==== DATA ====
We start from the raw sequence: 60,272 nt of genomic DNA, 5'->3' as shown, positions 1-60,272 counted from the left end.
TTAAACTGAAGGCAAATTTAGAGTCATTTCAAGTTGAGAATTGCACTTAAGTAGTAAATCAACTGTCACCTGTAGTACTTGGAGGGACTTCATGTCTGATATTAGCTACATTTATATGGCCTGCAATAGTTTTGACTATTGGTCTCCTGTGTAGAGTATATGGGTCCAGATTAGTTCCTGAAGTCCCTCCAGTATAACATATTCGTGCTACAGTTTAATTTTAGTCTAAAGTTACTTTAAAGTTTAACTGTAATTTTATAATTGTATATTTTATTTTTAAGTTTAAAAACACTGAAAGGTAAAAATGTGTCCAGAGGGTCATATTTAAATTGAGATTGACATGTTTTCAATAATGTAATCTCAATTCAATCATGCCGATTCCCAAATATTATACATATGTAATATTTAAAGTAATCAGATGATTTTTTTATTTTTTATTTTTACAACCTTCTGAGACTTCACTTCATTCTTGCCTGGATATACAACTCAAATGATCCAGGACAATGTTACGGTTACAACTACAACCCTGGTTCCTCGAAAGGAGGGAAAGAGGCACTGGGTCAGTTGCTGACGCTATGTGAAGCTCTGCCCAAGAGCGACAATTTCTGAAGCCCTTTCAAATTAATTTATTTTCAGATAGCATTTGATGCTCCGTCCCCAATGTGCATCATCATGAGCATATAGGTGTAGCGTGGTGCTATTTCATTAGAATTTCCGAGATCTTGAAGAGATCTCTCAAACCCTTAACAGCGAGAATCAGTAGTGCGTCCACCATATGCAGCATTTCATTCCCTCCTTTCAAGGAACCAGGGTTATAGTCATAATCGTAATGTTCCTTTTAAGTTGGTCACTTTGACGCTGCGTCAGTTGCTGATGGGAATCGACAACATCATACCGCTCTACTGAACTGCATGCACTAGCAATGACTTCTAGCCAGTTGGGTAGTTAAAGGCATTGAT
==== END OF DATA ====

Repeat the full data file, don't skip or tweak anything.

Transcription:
We start from the raw sequence: 60,272 nt of genomic DNA, 5'->3' as shown, positions 1-60,272 counted from the left end.
TTAAACTGAAGGCAAATTTAGAGTCATTTCAAGTTGAGAATTGCACTTAAGTAGTAAATCAACTGTCACCTGTAGTACTTGGAGGGACTTCATGTCTGATATTAGCTACATTTATATGGCCTGCAATAGTTTTGACTATTGGTCTCCTGTGTAGAGTATATGGGTCCAGATTAGTTCCTGAAGTCCCTCCAGTATAACATATTCGTGCTACAGTTTAATTTTAGTCTAAAGTTACTTTAAAGTTTAACTGTAATTTTATAATTGTATATTTTATTTTTAAGTTTAAAAACACTGAAAGGTAAAAATGTGTCCAGAGGGTCATATTTAAATTGAGATTGACATGTTTTCAATAATGTAATCTCAATTCAATCATGCCGATTCCCAAATATTATACATATGTAATATTTAAAGTAATCAGATGATTTTTTTATTTTTTATTTTTACAACCTTCTGAGACTTCACTTCATTCTTGCCTGGATATACAACTCAAATGATCCAGGACAATGTTACGGTTACAACTACAACCCTGGTTCCTCGAAAGGAGGGAAAGAGGCACTGGGTCAGTTGCTGACGCTATGTGAAGCTCTGCCCAAGAGCGACAATTTCTGAAGCCCTTTCAAATTAATTTATTTTCAGATAGCATTTGATGCTCCGTCCCCAATGTGCATCATCATGAGCATATAGGTGTAGCGTGGTGCTATTTCATTAGAATTTCCGAGATCTTGAAGAGATCTCTCAAACCCTTAACAGCGAGAATCAGTAGTGCGTCCACCATATGCAGCATTTCATTCCCTCCTTTCAAGGAACCAGGGTTATAGTCATAATCGTAATGTTCCTTTTAAGTTGGTCACTTTGACGCTGCGTCAGTTGCTGATGGGAATCGACAACATCATACCGCTCTACTGAACTGCATGCACTAGCAATGACTTCTAGCCAGTTGGGTAGTTAAAGGCATTGAT